Automotive News' recent report on digital manufacturing ("Why the industry is all abuzz about '4.0' " Aug. 6) captured many examples of early success in the automotive industry. Most of the companies we speak to have been exploring Industry 4.0 in one way or another. The concept can deliver value across three pillars.
One is connectivity, getting the right data to the right people in real time. A lot of manufacturing plants operate with incomplete data, challenges in aggregating and delays in getting people to make timely decisions. How do we move from a world where we are relying on humans to make decisions based on aged data and opinion to where we can be more fact-based and prescriptive?
A second is intelligence or advanced analytics. We now have so much data, it's awfully hard for humans to make the best decisions — Industry 4.0 can help improve the quality of decision-making. We can leverage Big Data, artificial intelligence and machine learning to develop predictive analytics. Similarly, we can leverage advanced analytics to better understand the root causes of quality issues such as in paint shops.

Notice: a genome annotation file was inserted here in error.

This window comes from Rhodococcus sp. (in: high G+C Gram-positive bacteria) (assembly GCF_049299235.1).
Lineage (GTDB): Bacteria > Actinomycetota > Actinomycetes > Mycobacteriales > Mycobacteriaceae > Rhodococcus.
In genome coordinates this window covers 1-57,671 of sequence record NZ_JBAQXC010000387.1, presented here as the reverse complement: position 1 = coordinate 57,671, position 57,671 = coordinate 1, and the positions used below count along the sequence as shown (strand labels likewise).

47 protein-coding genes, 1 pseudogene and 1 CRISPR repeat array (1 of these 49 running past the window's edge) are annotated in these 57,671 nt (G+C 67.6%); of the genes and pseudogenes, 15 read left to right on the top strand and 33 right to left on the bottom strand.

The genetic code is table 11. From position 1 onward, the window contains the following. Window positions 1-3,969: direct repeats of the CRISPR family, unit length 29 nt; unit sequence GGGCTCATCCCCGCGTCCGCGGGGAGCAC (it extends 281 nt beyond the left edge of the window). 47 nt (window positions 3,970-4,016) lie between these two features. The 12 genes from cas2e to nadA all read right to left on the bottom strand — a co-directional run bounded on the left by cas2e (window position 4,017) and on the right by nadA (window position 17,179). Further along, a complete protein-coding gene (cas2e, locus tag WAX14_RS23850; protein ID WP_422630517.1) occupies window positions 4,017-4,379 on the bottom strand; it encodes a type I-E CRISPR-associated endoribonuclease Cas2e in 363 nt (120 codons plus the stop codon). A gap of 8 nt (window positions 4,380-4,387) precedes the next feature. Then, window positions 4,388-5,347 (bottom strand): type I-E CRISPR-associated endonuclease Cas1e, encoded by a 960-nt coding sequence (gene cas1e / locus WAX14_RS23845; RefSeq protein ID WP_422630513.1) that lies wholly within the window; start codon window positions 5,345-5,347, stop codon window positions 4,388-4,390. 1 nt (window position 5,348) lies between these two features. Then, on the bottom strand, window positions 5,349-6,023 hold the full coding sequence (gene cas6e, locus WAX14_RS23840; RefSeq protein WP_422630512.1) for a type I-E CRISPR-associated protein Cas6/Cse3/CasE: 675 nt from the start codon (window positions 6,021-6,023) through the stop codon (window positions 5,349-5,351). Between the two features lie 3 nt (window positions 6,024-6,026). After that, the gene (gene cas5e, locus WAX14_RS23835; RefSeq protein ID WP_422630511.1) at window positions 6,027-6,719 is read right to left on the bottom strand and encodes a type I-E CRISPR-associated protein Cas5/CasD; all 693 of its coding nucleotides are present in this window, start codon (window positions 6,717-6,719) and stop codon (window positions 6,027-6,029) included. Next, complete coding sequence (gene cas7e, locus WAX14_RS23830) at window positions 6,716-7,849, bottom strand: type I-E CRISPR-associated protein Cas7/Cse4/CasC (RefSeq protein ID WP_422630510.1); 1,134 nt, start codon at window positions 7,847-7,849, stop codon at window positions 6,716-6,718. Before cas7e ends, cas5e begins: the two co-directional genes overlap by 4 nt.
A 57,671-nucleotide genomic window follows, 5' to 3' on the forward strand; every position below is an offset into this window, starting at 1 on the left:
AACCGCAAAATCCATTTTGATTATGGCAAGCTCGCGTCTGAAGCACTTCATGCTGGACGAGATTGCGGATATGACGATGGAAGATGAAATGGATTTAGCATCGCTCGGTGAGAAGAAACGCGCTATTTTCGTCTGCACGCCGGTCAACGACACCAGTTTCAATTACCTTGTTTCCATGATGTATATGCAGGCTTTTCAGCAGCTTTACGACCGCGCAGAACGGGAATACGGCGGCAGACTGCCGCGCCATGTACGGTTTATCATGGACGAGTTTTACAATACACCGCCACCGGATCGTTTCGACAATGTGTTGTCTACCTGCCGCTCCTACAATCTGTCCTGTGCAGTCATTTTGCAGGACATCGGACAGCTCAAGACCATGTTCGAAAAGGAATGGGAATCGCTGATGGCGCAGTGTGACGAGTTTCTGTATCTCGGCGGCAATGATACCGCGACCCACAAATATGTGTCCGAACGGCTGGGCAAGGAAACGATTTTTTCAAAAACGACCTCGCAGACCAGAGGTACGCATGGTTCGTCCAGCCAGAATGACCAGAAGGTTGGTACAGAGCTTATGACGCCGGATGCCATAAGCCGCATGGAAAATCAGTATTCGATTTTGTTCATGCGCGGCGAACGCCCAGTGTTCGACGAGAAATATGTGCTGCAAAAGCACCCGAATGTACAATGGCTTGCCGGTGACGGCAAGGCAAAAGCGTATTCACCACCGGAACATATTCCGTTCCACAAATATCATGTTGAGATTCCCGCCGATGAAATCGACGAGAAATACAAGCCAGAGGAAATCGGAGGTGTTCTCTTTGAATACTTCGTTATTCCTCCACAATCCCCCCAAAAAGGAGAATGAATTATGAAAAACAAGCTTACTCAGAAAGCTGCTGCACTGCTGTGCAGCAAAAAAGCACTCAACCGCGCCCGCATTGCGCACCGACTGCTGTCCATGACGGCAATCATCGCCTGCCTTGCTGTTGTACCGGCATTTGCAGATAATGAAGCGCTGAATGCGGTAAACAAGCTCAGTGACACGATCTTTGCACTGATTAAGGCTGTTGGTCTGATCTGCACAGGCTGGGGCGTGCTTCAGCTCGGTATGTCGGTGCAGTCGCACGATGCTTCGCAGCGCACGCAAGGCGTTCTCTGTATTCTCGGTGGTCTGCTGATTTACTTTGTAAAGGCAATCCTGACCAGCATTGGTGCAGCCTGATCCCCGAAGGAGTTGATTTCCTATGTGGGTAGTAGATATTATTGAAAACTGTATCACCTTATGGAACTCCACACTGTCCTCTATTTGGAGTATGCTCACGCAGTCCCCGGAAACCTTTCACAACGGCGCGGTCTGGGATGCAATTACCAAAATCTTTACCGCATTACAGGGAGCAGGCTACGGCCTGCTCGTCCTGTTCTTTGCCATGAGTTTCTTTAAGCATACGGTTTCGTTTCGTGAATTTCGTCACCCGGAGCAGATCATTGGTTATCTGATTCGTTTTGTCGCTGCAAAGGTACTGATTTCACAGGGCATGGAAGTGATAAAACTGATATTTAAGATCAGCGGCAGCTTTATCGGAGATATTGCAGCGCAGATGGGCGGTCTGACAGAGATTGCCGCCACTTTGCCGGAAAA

The third pillar, flexible automation, is where the automotive industry shines. OEMs generally have been pushing the forefront of automation for quite a while. They are continuing to explore the next horizon of automation, and they are looking at how they can adopt use cases from the other two areas.
Automotive companies are very comfortable with automation, and they have been exploring collaborative robots along with having extensive experience in automated guided vehicles. Companies now are implementing predictive analytics use cases. The story's example of Renault's Dacia plant in Pitesti, Romania, demonstrates the detection of micro-level deviation and using it as a predictor of reliability.